Identical twin gangsters Ronald and Reginald Kray terrorize London during the 1950s and 1960s.
When British beauty Gemma Bovery (Arterton) and her furniture restorer husband move to a charming old farmhouse in the same Norman village where Flaubert’s literary classic “Madame Bovary” was written a century earlier, a local baker and Flaubert expert becomes entranced with Gemma and sets out to be her guide and mentor to her new surroundings. As reality sets in on rural French domesticity, the Boverys’ marriage begins to fray and Gemma finds herself catching the eye of a young playboy. She finds herself seemingly fulfilling fears that her destiny is linked to that of Flaubert’s doomed heroine.
In such works as “Less Than Zero” and “American Psycho” Brett Easton Ellis brilliantly dissects contemporary American society, a culture in which too much is never enough. Now, adapting his own acclaimed novel for the screen, he returns to the Los Angeles of the early 1980’s with a multi-strand narrative that deftly balances a vast array of characters who represent both the top of the heap (a Hollywood dream merchant, a dissolute rock star, an aging newscaster) and the bottom (a voyeuristic doorman, an amoral ex-con).
Connecting all his intertwining strands are the quintessential Ellis protagonists—a group of beautiful, blonde young men and women who sleep all day and party all night, doing drugs—and one another—with abandon, never realizing that they are dancing on the edge of a volcano. Filmed with uncommon glamour and grit by acclaimed Australian director Gregor Jordan (“Ned Kelly,” “Buffalo Soldiers”), “The Informers” is an alternately blistering and chilling portrait of hedonism run amuck.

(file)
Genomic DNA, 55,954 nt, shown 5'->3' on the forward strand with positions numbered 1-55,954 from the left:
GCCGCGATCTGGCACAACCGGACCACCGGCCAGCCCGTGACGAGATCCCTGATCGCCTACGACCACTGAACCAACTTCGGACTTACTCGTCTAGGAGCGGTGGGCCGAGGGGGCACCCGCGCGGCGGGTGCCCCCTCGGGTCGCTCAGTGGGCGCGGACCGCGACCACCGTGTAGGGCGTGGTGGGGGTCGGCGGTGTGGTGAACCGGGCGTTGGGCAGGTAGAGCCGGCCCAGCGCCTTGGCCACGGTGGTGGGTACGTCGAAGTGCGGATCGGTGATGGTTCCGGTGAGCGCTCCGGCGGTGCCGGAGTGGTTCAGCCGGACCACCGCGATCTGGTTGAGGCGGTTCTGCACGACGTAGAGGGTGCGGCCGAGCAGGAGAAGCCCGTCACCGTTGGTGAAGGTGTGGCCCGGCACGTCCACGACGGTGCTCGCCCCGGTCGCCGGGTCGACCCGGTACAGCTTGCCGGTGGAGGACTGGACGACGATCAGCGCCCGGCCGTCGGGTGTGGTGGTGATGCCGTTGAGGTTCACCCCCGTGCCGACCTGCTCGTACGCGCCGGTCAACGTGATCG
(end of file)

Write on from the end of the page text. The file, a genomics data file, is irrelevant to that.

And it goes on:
Danny, a lonely factory worker is intimidated by life, depressed and battered in front of his kids. On the verge of a breakdown he decides to fight back. His already bleak existence sinks further into the abyss. He becomes involved with a group of doormen who take him in and give him the confidence to stand his ground. As he is pulled further into their world, he gets embroiled with the local gangland boss, building to a frightening and brutal climax.
"O Jerusalem" meticulously re-creates the historic struggle surrounding the creation of the State of Israel in 1948. At the center of these events are two young, American friends - one Jewish, the other Arab. The film is told from the alternating viewpoints of the Jews, Arabs and Brits, all of whom collide in their fight for the control of Jerusalem while bringing to the forefront themes of courage, terrorism, deprivation, politics and a strong sense of morality. Their involvement takes them from the streets of New York to The Holy Land, where they risk their lives - making incredible sacrifices along the way - to fight for what they believe in, as the city of their dreams teeters on the brink of destruction.
Based on historical accounts from the best-selling novel Larry Collins and Dominique Lapierre.
"Derailed" is a suspense thriller about ad exec and family man Charles Schine (Clive Owen) who meets business woman, Lucinda (Jennifer Aniston), on the commuter train to Chicago. Flirtation quickly escalates, but their fling turns dangerous when a violent criminal, LaRoche (Vincent Cassel), blackmails them, promising to reveal their indiscretion and threatening their families if they to not pay him. With their lives thrown terrifyingly off-course, they must figure out how to turn the tables on LaRoche and save their families.